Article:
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A Lenten Meditation Print E-mail
By Robert Louis Wilken   
Friday, 20 March 2009

A traditional prayer recited before Lauds and Vespers in the Church's Divine Office reads: “Open, O Lord, my mouth to bless Your holy name: cleanse my heart from all idle, distorted, and wandering thoughts; enlighten my understanding, set fire to my affections, and grant that I may be able to pray this office worthily, attentively, and with devotion, so that my prayer will be worthy of rising before your divine Majesty. Through Christ our Lord.”

I first learned this prayer in Latin at the Benedictine monastery of St. Anselmo, on the Aventine hill in Rome, and I have said it for years before praying the several offices in the Liturgy of the Hours. In a few brief words it expresses the thoughts that go through one’s mind at the beginning of a time of prayer. Prayer has to do not only with the words we say, but the disposition of the heart. Wandering thoughts and a distracted mind easily turn us away from the business at hand, but it is the heart that holds us to God. Hence the petitions: “cleanse my heart” and “set fire to my affections.” Without love, without a heart fixed on God, prayer is a futile exercise, words vanishing in the air.

The word “heart” appears frequently in the psalms. One day some years ago I began underlining it when I prayed the office. I was astonished at how often “heart” occurs in the psalms. Here are a few examples chosen at random:

“I will give thanks with my whole heart.” (Ps 9)

“My heart shall rejoice in thy salvation.”(Ps 13)

“I keep the Lord always before me. . . . Therefore my heart is glad, and my soul rejoices” (Ps 16).

“Let the words of my mouth and the meditation of my heart be acceptable in thy sight, O Lord, my rock and my redeemer” (Ps 19).

“Thou hast said, ‘Seek ye my face.’ My heart says to thee, “Thy face, Lord, do I seek.” (Ps 17).

“My heart became hot within me” (Ps 39).

“Create in me a clean heart, O God” (Ps 51)

My heart is firmly fixed, O God, my heart is fixed.” (Ps 57)

“Blessed are the men whose strength is in thee, in whose hearts are the highways to Zion” (Ps 84).

“Teach us to number our days that we may apply our hearts to wisdom” (Ps 90)

“I incline my heart to perform thy statutes” (Ps 119:112).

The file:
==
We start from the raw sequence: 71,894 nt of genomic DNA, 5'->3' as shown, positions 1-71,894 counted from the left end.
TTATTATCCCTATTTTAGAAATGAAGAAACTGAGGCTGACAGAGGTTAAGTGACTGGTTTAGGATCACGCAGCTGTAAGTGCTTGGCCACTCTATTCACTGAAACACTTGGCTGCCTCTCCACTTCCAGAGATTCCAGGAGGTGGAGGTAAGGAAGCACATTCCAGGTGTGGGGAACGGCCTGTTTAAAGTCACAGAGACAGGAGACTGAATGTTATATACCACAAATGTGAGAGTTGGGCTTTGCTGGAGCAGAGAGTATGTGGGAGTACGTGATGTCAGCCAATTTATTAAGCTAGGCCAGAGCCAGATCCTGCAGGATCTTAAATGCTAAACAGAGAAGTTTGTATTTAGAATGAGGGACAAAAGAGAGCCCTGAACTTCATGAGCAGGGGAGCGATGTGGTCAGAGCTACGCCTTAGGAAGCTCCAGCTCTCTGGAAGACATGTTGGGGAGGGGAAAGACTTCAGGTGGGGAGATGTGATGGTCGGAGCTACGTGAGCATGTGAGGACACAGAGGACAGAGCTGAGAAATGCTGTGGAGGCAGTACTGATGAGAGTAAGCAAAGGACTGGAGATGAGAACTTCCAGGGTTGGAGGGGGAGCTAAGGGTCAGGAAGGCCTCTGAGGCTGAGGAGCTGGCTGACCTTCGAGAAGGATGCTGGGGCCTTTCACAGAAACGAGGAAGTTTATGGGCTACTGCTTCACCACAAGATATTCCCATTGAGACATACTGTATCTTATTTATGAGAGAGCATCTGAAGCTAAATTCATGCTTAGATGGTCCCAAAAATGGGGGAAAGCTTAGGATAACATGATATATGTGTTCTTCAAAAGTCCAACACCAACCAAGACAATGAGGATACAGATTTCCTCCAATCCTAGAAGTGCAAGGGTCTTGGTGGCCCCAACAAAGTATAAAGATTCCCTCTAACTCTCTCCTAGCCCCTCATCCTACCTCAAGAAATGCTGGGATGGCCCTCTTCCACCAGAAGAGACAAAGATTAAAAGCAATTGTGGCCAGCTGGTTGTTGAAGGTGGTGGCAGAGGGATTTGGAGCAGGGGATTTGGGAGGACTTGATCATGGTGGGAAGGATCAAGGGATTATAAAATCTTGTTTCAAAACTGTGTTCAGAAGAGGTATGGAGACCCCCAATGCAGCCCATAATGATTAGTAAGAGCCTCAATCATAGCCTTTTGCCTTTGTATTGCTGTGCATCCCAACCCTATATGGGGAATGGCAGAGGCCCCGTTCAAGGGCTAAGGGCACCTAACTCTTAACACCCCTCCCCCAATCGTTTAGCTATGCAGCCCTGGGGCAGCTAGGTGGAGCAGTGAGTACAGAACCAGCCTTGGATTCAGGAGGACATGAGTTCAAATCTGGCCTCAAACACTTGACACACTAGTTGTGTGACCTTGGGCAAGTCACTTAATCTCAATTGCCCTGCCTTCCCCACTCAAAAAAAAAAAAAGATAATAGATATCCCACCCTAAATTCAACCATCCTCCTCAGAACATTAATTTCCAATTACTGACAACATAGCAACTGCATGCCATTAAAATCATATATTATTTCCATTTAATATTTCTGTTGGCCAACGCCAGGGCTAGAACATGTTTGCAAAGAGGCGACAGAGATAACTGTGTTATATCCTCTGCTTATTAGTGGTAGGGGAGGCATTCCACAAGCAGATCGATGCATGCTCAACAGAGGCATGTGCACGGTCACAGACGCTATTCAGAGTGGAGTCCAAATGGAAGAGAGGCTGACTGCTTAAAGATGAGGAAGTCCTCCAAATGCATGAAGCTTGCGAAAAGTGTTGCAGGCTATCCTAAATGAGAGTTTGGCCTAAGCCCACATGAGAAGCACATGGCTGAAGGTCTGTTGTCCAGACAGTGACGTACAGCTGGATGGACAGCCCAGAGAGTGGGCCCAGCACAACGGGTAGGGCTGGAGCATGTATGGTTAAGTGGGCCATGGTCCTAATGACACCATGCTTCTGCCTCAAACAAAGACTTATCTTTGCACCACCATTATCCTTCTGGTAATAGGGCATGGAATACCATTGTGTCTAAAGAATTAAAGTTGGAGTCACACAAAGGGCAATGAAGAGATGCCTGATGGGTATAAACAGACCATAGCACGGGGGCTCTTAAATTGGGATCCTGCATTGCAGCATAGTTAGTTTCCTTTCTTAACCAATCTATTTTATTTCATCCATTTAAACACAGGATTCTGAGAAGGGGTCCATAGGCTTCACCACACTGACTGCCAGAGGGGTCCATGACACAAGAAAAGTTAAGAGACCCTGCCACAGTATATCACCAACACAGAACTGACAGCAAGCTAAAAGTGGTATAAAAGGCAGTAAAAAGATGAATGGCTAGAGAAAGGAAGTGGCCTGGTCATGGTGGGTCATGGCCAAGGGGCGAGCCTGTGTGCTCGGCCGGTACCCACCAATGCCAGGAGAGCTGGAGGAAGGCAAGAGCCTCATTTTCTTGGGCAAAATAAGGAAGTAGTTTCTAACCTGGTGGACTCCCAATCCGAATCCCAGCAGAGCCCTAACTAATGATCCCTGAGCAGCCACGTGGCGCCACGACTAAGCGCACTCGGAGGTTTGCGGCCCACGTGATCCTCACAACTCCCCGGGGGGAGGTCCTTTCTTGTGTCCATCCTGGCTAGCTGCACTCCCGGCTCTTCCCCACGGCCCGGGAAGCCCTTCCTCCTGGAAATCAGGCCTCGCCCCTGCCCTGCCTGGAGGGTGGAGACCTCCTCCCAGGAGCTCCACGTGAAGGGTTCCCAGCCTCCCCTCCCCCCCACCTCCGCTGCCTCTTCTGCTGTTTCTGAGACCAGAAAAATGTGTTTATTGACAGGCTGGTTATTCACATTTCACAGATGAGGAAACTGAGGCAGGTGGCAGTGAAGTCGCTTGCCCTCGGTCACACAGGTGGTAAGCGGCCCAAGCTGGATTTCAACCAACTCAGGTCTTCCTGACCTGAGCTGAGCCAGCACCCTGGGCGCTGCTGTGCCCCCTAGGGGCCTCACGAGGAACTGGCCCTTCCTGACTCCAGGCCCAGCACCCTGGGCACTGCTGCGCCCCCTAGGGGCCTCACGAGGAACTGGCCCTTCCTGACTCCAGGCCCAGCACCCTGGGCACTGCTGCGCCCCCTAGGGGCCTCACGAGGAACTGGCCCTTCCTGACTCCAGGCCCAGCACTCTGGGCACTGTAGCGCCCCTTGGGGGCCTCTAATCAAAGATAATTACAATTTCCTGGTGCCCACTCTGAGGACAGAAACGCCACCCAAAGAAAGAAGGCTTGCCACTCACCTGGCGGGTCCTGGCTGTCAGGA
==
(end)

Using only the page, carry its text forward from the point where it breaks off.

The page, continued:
The activity of the heart even carries over into our sleep: “In the night my heart instructs me” (Ps 16). So the hymn sung at Compline, Te lucis ante terminum (“To thee before the close of day”), has these verses: :"Te corda nostra somnient, te per soporem sentient” (“Our hearts dream of you, they have you in mind while we sleep”).

The heart is the organ of prayer, even when we are not conscious of what we are doing. Unlike the mind, which is acquisitive, aggressive, and critical, the mark of the heart is receptivity, openness, love. It is a place to be filled, a thing to be ignited. The mind receives on its own terms, always filtering, discriminating, judging, but the heart is patient; it waits, watches, listens, making space for what it is to receive. Recall the line from “Amazing Grace”: “Twas grace that taught my heart to fear.” The heart delights not in its own cleverness, but in the presence of the beloved.

All the great spiritual writers in the Church’s history have known that without a heart ablaze with love for God our spiritual lives languish. For it is the heart that lifts us to God and holds us to God. When the soul is wounded by the piercing shafts of Christ’s love it offers love in return. In the famous passage at the beginning of Augustine’s Confessions, it is the “heart” that is restless till it rests in God. And later in the same book he says it is love that carried him to God. “By God’s gift we are set on fire and carried upwards; we grow hot and ascend. We climb ‘the ascents in our heart’" (Ps 83:6).